This was a line I considered including in my 3 Quotes in 3 Days! kick a few weeks ago. I didn’t for reasons^ — chief among them, the fact that what I like about these words is how they make me think about the idea in reverse:
Where there can be shipwreck, there is always first a ship.
I endured a shipwreck (of sorts) yesterday. While I still feel the shock of it today, truth is — this ship has been in the process of wrecking my entire life.
All we have ever spoken of is the wreck.
All I can remember feeling is the wreckage.
If I am wreckage, then I am also a ship. Then I have also always been a ship.
Today I leave the reefs.
^ Quote Note: I’m a stickler for context and accuracy. These words by Paul Virilio fail on both counts!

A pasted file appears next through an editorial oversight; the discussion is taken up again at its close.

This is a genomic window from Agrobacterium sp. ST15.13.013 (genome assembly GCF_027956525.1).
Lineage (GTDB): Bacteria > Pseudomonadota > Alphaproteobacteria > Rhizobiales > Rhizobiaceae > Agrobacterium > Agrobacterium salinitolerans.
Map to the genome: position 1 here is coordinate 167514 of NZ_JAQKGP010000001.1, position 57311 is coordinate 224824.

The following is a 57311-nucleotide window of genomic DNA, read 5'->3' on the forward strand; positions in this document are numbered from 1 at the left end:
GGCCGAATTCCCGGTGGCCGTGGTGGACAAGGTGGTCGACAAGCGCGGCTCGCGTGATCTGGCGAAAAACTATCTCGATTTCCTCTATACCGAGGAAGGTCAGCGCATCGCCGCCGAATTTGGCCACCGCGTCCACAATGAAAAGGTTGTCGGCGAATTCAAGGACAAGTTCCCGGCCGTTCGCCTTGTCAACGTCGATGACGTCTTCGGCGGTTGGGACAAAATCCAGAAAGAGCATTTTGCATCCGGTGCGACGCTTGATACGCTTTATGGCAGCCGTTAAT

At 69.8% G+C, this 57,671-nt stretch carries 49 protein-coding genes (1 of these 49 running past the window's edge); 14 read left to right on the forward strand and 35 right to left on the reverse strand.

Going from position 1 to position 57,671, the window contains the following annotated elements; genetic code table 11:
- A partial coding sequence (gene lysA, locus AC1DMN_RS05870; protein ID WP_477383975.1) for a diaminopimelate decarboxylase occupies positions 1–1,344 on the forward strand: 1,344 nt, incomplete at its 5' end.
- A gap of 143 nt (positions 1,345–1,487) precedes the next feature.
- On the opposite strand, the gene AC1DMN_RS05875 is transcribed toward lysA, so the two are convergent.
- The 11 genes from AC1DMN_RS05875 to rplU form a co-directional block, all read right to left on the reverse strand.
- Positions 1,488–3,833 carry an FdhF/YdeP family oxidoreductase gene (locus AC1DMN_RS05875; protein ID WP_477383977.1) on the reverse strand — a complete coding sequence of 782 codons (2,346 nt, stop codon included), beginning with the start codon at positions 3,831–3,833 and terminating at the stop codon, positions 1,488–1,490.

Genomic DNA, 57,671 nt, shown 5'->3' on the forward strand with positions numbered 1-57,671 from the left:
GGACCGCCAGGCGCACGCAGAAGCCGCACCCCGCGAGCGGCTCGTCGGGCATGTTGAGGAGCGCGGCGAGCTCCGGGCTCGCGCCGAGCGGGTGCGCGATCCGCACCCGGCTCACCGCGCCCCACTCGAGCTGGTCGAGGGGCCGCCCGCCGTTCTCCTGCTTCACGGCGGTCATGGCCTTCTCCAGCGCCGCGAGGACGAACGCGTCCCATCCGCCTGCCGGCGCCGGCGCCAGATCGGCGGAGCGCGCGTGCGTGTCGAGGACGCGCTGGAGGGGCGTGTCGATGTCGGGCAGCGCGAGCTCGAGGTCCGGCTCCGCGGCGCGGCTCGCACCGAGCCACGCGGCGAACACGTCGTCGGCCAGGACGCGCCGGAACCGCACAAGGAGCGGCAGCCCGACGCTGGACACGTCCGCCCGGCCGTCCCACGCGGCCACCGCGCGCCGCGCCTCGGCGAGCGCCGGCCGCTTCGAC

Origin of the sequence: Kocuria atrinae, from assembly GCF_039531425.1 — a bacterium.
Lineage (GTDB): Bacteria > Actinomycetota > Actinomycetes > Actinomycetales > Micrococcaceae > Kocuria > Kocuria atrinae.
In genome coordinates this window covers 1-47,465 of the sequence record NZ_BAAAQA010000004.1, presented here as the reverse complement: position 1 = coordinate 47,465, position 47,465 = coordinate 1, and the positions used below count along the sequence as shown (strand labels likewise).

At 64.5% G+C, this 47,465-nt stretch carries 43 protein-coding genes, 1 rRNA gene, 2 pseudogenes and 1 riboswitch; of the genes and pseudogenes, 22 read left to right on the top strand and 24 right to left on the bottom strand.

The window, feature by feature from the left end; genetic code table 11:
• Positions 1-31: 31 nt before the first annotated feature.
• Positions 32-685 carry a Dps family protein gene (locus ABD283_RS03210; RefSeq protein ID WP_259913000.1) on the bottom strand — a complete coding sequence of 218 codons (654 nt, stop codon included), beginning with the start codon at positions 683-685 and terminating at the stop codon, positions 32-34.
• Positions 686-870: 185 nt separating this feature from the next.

I first came across these words lined out the way they are in my header image and thought they must have come from a poem. Or, at least, from a poet. Nope! Turns out Virilio is cultural theorist who writes about technology (among other things). And he was talking quite literally about ships — and about the faults built into any new technological advance:
The accident is an inverted miracle, a secular miracle, a revelation. When you invent the ship, you also invent the shipwreck; when you invent the plane you also invent the plane crash; and when you invent electricity, you invent electrocution…Every technology carries its own negativity, which is invented at the same time as technical progress. (Quoted here).
I still think I like my version better, though.